The check is done using the calling process’s real UID and GID, rather
than the effective IDs as is done when actually attempting an operation
(e.g., open(2)) on the file.

So we check the file permissions using the real UID (level10), but then later on we do:

and open uses the effective UID, and as the executable has suid, this means flag10.

This is commonly called a time-of-use to time-of-check or TOCTOU bug (Wikipedia’s example is pretty much exactly the same issue)

If we can swap out the file between the time-of-check and the time-of-use, we should be able to send token.

First, let’s just check the program works as expected.

Setup a listening netcat on my host using:

And then run it on nebula with a file we have access to:

And we receive it at the other end, plus a little banner:

Ok – so how do we explout the race condition? The best way to swap the file about is to use symolic links again. How do we time that though? I’m fundamentally a lazy person, so let’s try and just swap out the files as quickly as we can and hope it works.

First, let’s setup a loop that flips a symbolic link from the real token to a fake one repeatedly:

The f switch on ln makes sure we overwrite the existing symbolic link. The &amp at the end puts the job into the background.

Then let’s setup the listening netcat to keep on listening rather than exit using the k switch.

And finally, let’s run flag10 repeatedly using another bash one-liner:

Go back to netcat and we have the token:

There we go – the password for flag10.

Nebula exploit exercises walkthrough – level09

There’s a C setuid wrapper for some vulnerable PHP code…

I’m no PHP expert – this one took me a long time. There are two functions that look dubious there – file_get_contents and preg_replace. Let’s see what it is meant to do.

It looks like it reads the file provided as the first argument ($filename) and does nothing with a second argument ($use_me). The file read in is expected to be in the format:

and it returns a string like so:

You can use the command to get an arbitrary file that flag09 is permissioned for:

But we need to execute something, not read something.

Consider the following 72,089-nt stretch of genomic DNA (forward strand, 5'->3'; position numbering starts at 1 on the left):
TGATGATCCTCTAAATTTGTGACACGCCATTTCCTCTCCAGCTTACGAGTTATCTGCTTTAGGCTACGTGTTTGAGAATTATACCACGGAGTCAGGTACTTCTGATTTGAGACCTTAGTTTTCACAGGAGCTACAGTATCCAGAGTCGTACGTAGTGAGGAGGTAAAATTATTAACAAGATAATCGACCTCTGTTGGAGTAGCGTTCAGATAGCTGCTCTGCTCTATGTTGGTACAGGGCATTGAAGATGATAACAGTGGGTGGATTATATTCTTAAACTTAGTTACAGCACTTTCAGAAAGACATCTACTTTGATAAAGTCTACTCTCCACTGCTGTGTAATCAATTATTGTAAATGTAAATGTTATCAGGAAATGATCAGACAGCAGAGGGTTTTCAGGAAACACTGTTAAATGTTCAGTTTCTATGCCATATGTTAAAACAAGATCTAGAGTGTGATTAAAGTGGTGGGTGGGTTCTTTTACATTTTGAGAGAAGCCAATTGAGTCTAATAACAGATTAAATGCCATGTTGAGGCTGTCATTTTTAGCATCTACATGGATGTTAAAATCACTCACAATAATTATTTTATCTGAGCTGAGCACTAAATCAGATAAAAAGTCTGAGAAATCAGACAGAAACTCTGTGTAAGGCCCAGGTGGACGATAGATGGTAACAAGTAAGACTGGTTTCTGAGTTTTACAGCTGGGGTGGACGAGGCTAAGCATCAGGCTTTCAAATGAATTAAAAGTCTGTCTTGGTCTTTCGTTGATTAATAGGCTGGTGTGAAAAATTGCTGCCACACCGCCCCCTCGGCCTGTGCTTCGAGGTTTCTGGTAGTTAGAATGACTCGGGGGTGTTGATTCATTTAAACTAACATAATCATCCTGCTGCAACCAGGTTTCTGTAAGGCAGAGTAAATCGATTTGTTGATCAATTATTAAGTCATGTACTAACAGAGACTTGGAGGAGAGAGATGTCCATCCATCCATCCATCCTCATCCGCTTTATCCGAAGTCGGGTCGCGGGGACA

Look closely at one of the preg_replace lines:

This looks like, for the 2nd matching term, run the spam function on it. The second term is substituted inside the spam() function, then executed. Maybe we can inject a command here.

I’ve recently done a couple of XSS tutorials/games, which have given me a fair bit of practice at command injection (in Javascript, though), and felt I was getting quite natural and good at it. However, this PHP one ended up being just a big case of trial and error.

I started trying to execute phpinfo() – it nearly always works and doesn’t need any parameters passing to it.

Right – this just echos the command.

Ok – it’s now treating phpinfo as a variable, but that variable isn’t defined.

Now we have passed an expression with invalid syntax…

Yes! Ok – so this strange notation with curly braces works. I’m not quite sure why it needs to be like this, but now I have it, I can find examples of people using it.

Now we need to run getflag. PHP has system to do system calls.

Hmm. It is escaping the inverted commas so it doesn’t work. In fact, it seems to escape anything helpful

Coming back to one of the examples above – we managed to get it to treat phpinfo as a variable. What happens if we try to use the unused parameter, use_me?

Right – so we can use that to pass in a string. Let’s combine the two.

Excellent! I got there in the end. It felt a little painful. If the second parameter hadon’t been called use_me, and this wasn’t an exploit wargame, I would have given up. Not happy with this level.

Nebula exploit exercises walkthrough – level08

World readable files strike again. Check what that user was up to, and use it to log into flag08 account.

A readable pcap file in the flag08 home directory. This is a network capture, so might have some interesting traffic.

Now… we can read this on the terminal using tcpdump:

Even when it is this prettied up, it’s still hard work – especially if it is a keyboard interactive process. People using the keyboard expect instant feedback – they press a key, they what to see the screen change. This means that there is a lot of back and forth. Compare this to, say, a request for a web page, which is machine generated and will fit neatly into packets.

So I want to get this file into Wireshark on my local machine. How can we do that? netcat!

(note that these instructions have OS X as the remote end – the command name and options syntax vary from OS to OS)

On the host machine, we do the following:

Listen on port 2001, and pipe any output to the file capture.pcap.

and on the client (Nebula machine) we do this:

Connect to port 2001 and pipe capture.pcap down the connection.

Now we have our file at the other end, it is an easy taste to run Wireshark and open the capture.Wireshark

There is a single connection between two given IPs here. The trace is still hard to follow though, so go to Analyze -> Follow TCP stream. This gives us a nice, coherent conversation:

We can see a login to another machine. We are just going to have to hope for some password re-use. The password bit looks like:

However, those . are not . – they are characters not represented by display characters. Switch the view to hex view and we can see:

Hex view

Hex view

x7f – DEL (well, backspace). That makes the password backd00Rmate

Nebula exploit exercises walkthrough – level07

The flag07 user was writing their very first perl program that allowed them to ping hosts to see if they were reachable from the web server.

The code of the CGI script is provided (and can be viewed in /home/flag07):



# check if Host set. if not, display normal page, etc


Immediately you can see this is not sanitising or validating the input parameter Host that it passes to a command – ping. We can therefore pass it another command for it to execute.